By Dale Grdnic
PITTSBURGH — It was quite emotional in the defensive line meeting room for the Pittsburgh Steelers Tuesday, as nose tackle Chris Hoke was absent for the first time in 11 seasons.
Hoke, 35, signed as an undrafted free agent from Brigham Young after the 2001 NFL Draft, will have season-ending neck surgery that will end this season and likely his Steelers career. He was a last-minute roster addition the past two season and likely would not have been re-signed next summer.
In a second straight start for injured nose tackle Casey Hampton, Hoke left the Oct. 16 Jacksonville game due to a stinger in his neck. There was numbness in his right arm for weeks, and he has not played since. Hoke subsequently was replaced as Hampton’s backup by second-year player Steve McLendon, and the 11-year NFL veteran hasn’t even dressed the past few games.
“We talk a lot, Hokie and me, and he said I’ll just see you on Tuesday,” McLendon said, obviously holding back tears. “But I asked Coach (John Mitchell) about it, and he told me what had happened. It’s been a tough day for me, really tough, and it’s really sad for me. He’s been like a big brother, a great mentor, so I have to sit down and think about a plan to elevate my game.
“That’s why I’m very thankful and grateful for a guy like Hokie. … We’re like family, (and) we’re here to win a championship. That’s our only concern. Whoever contributes, our goal is to win a championship. It doesn’t matter who plays or doesn’t play. The other guys are going to help out who’s in there, and Hokie and Aaron (Smith) were the biggest help to me more than anyone.”
Smith is another veteran who probably won’t be re-signed next season. Injuries have ended the past three seasons for Smith, who has played in just 15 total games during that stretch. Third-year pro Ziggy Hood, the Steelers’ No. 1 pick in 2009, has done more than an admirable job replacing Smith. He commented about losing the two D-line veterans.
“They want the young guys to step up, because they know they might have to lean on us once or twice in their careers, so I’m appreciative of what guys like Aaron and Chris did for me and other young guys to make this team better,” Hood said. “They were not worried about us replacing them someday. They all welcomed me with open arms and made me better as a player.
“Hopefully, if I’m blessed with the same amount of years in this league as those guys, I’ll get a chance to do the same thing for some young guys here. They showed me the little things, and that’s what made me a better player. So, I tip my hat to them for sticking with me the past couple years, even when they were hurt, because they never said no when I asked them for help.”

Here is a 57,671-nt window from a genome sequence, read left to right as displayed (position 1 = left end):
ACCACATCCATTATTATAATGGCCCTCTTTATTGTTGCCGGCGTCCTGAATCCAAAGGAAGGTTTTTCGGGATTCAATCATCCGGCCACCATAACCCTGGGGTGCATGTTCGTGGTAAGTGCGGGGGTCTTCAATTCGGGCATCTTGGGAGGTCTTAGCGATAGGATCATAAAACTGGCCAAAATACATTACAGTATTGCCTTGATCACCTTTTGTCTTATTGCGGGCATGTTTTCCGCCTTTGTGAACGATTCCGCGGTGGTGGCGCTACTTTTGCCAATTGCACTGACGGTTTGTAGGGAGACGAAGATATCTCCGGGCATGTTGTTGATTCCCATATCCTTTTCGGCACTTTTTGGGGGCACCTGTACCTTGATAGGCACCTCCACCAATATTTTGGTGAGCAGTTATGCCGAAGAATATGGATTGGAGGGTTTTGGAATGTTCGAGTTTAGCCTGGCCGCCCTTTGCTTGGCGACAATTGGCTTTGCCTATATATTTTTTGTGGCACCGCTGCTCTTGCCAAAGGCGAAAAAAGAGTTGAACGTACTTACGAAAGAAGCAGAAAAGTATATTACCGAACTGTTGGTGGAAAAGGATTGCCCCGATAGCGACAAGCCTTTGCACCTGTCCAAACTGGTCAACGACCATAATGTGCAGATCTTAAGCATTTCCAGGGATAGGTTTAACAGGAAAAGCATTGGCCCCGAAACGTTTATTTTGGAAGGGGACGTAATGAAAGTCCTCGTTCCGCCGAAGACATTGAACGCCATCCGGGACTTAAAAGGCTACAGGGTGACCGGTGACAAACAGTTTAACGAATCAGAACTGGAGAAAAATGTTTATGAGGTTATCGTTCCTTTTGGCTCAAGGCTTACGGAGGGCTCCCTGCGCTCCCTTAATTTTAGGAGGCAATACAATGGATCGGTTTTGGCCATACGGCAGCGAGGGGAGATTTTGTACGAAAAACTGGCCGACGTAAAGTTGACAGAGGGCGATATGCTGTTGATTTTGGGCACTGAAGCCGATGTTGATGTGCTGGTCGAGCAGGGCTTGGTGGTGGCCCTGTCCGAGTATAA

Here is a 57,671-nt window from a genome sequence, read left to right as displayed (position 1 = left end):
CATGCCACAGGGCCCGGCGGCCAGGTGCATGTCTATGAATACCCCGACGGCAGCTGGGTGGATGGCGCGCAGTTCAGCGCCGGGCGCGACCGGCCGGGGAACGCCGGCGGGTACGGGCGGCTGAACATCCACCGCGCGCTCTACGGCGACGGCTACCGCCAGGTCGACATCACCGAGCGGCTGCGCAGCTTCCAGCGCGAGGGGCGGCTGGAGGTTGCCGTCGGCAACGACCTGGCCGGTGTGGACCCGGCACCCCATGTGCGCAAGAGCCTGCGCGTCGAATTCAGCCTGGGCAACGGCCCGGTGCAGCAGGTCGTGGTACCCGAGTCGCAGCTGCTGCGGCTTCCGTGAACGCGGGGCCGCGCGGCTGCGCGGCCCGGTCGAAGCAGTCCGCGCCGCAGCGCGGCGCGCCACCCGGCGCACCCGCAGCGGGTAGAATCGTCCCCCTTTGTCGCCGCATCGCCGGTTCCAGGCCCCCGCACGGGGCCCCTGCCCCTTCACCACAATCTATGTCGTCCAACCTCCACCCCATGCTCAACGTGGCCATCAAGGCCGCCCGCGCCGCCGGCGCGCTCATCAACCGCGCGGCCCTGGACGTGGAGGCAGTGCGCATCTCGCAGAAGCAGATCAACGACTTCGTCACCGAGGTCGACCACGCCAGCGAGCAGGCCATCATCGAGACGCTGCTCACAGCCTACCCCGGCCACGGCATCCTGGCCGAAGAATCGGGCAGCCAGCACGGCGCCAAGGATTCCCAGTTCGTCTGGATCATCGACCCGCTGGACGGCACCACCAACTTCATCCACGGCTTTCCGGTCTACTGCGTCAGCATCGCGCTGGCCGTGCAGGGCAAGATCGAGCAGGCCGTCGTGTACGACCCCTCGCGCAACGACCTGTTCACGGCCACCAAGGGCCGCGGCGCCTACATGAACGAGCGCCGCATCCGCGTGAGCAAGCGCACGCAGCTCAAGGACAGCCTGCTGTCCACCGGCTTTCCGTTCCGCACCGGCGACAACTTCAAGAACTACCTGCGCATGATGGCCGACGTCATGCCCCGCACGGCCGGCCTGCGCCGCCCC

While Hood is entrenched as the Steelers’ starting left defensive end in the team’s three-four scheme, McLendon will be hard-pressed to overtake 11-year veteran Hampton anytime soon. Still among the premier three-four nose tackles in the NFL, Hampton has one more season on his last contract with a base salary at $4.89 million for 2012. McLendon, however, has been a productive backup and can play both on the nose and at either end if necessary.
“Hokie, he’s a great guy, someone who did everything he could to help me,” McLendon said. “That’s why it’s such a tough loss for me. I probably feel worse about it than he does. He keeps telling me to keep my head up. Hokie, he’s just like a big brother. He’s really been a good guy around here, and I owe a lot to him for helping me with my development in the past couple seasons.
“I know it’s tough for him, too, but it’s really hard for me to swallow. The past two seasons here, he was a big part of my development as a player. I liked having him around. I looked back probably 10 times looking for him behind me. He’s always been in my ear, telling me things, so it was weird not having him in our meeting room today. That was a tough one for me.”
McLendon, Hood and this year’s No. 1 pick, defensive end Cameron Heyward, are workout warriors. They are among the team’s strongest players, but Hood — the acknowledged team leader in weightlifting — knows that the off-field work is just as important.
“The way to get better is to study film off the field, and when you’re on the field just get a good practice in, because it’s true that practice makes perfect,” Hood said. “The more you practice your craft, the better you will be with it. And then you can perform well on the football field. (And) Hokie, he’s a real technician on what he did, and every time he got in the game you could see it.
“He’s not one of the biggest, strongest or fastest guys, but his technique made him one of the best on this D-line. A lot of people didn’t see it like that, but when I look at him I see a guy with a lot of skill. He’s very smart, and he knows how to beat the double-teams. He can do a lot of the little things the right way. That’s what made him a good player, and that’s what I learned from him.
“So you’ve got to follow a guy like that,” Hood added. “He didn’t get drafted in the first, second or third round, but as a free agent, and he really makes you work hard because you can see where that hard work will get you just by looking at Hokie and following his career. If you do all the little things right, you can get your shot and get your chance to play. And it will pay off in the end.”
Hoke saw limited play in most seasons as Hampton’s backup, but his most extensive playing season was the 2004 season after Hampton was placed on injured reserve with a knee injury. Hoke started 12 games, including two in the post-season, and had 18 career starts. He played in 114 with the Steelers, who were his only NFL team.